According to the Carmel, IN based search engine Cha-Cha, the most sought after search phrase last year was “the meaning of life.” My own search of the phrase on Google told me two things: Wikipedia rules the search waves and Monty Python’s movie on the same topic is still hilarious. They were the top two search results. The meaning of life for me, however, I will not find on a Google search, although my favorite software giant can help. It’s all about choices.
The meaning of life is relative to the person that is living it. The Talmud teaches that your soul enters your body aware of who and what you are as a unique soul – that the angels taught to you all that you needed to know for the life that you were destined to live. Your purpose or destiny was known to your soul, but is forgotten by the human mind – and the experience of life, the journey of it is the search for meaning specific to why you chose to come to earth in this time and season. In many faith systems, the human existence is simply part of a higher form of soul life. The meaning of life comes in fulfilling purpose. Ancient Greeks taught that there was an “agape destino” or the journey of two souls to reunite and love on earth as they were created in by the gods in the heavens. These separated souls would search throughout their lifetime to become one again. From Valhalla to the Christian’s heaven, the history of the world is full of love stories who fulfill “the meaning of life.”
Purpose is an iffy subject. I often work and counsel with people who are terminally ill, or who have life changing illness. What you find about purpose is not that they are grand schemes, but dreams that compel the person to live life fully and authentically. The real key: a life lived in busy kinetic energy without intensity and passionate love…is often one lived and ended alone. Elementally, it is important to connect on a cellular level with another human being. When people are engaged in purpose, they are themselves. Perhaps the purpose isn’t saving the world or being president. Perhaps your purpose is to fulfill a destiny that may not seem all that glamorous to some – but for you, it’s unique and specific. Finding and following your purpose will lead you to the person you were destined to become.
Do you feel as though you’re fulfilling your life meaning? Here are some reasonable suggestions to help you create a solid launching point:
- Belong to a tribe. Knowing that you belong to a community of a group of people with whom you can absolutely be yourself is important. This isn’t going to happen by magic; relationships are cultivated through time and have different levels of intensity. You might be surprised as life unfolds that your tribe is not always family…but a unique collection of people that are part of your overall purpose in life.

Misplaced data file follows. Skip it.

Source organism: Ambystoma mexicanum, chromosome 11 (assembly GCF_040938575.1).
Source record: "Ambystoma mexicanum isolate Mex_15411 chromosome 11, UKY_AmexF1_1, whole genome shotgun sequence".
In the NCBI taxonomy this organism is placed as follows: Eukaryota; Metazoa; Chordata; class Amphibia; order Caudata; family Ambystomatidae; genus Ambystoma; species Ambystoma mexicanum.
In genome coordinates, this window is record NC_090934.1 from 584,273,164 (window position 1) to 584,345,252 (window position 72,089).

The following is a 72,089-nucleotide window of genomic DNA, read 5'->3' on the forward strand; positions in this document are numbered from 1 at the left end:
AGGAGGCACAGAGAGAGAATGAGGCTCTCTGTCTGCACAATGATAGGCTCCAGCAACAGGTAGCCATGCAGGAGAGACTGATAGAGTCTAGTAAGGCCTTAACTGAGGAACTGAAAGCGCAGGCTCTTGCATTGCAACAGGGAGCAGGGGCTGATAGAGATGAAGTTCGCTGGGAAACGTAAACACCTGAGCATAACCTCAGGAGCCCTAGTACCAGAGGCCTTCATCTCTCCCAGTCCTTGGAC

- Make meaning of life. If you’re unsure of where you’re going, it rarely matters what road you take to get there. Life lived with authentic purpose is often not simple; stories of life lived in service of others is often fraught with personal peril and even some pain. Look at what your life teaches others, not just what you say. Are you committed fully to the life that you lead? Are you passionate about the love that you give away? Do you give more than you take? Here is a hard one – is your holding on to a person or a thing, a job or a romance eliminating your ability to fulfill your destiny – or prohibiting that person from doing the same?
- Be willing to let go. When the time comes to let go of something from your life, you will know it. You may not like it and I promise you it will be at best uncomfortable. You make wreak havoc and destruction all around you by changing lanes mid-life. A preacher I greatly respect did this when he left his well-respected pulpit and left for the ghetto streets of China to serve his destiny authentically. People responded with varying degrees of anger, resentment, support and emotion. In the end, it’s his choice that honored his destiny. Is he alone in that Christian sect? No…the Apostle Peter left his wife and children behind to follow the call in the New Testament church. Sometimes destiny is little steps that make a huge difference. It is imperative that you think through your willingness to let go, which is often initiated by personal growth and change.
Social filters we construct in the US are often at odds with finding and fulfilling your destiny. We have an entire set of social “rules” that we construct as children, belief systems that become fragmented and outdated, relationships that stagnate and die although we remain active in them. Finding the meaning in your life might require that you ask yourself why you believe what you believe. Fulfilling your purpose is often the ache in your chest that never goes away; the vague feeling of distraction that you’ve taken the wrong turn. It’s the voice in your head encouraging you to take the next step in fulfilling your destiny, and the prompting to use your courage and honor. Purpose and meaning can sometimes be at odds: we make choices early in life that are not suited to the duration of our journey. We find ourselves damaged by social and relationship issues that allow feelings of insignificance to grow until our self-esteem becomes damaged. From that springboard we fail to realize dreams, take responsibility or dare to swim out into the deep. A life without fulfillment of purpose will ultimately feel empty or unimportant.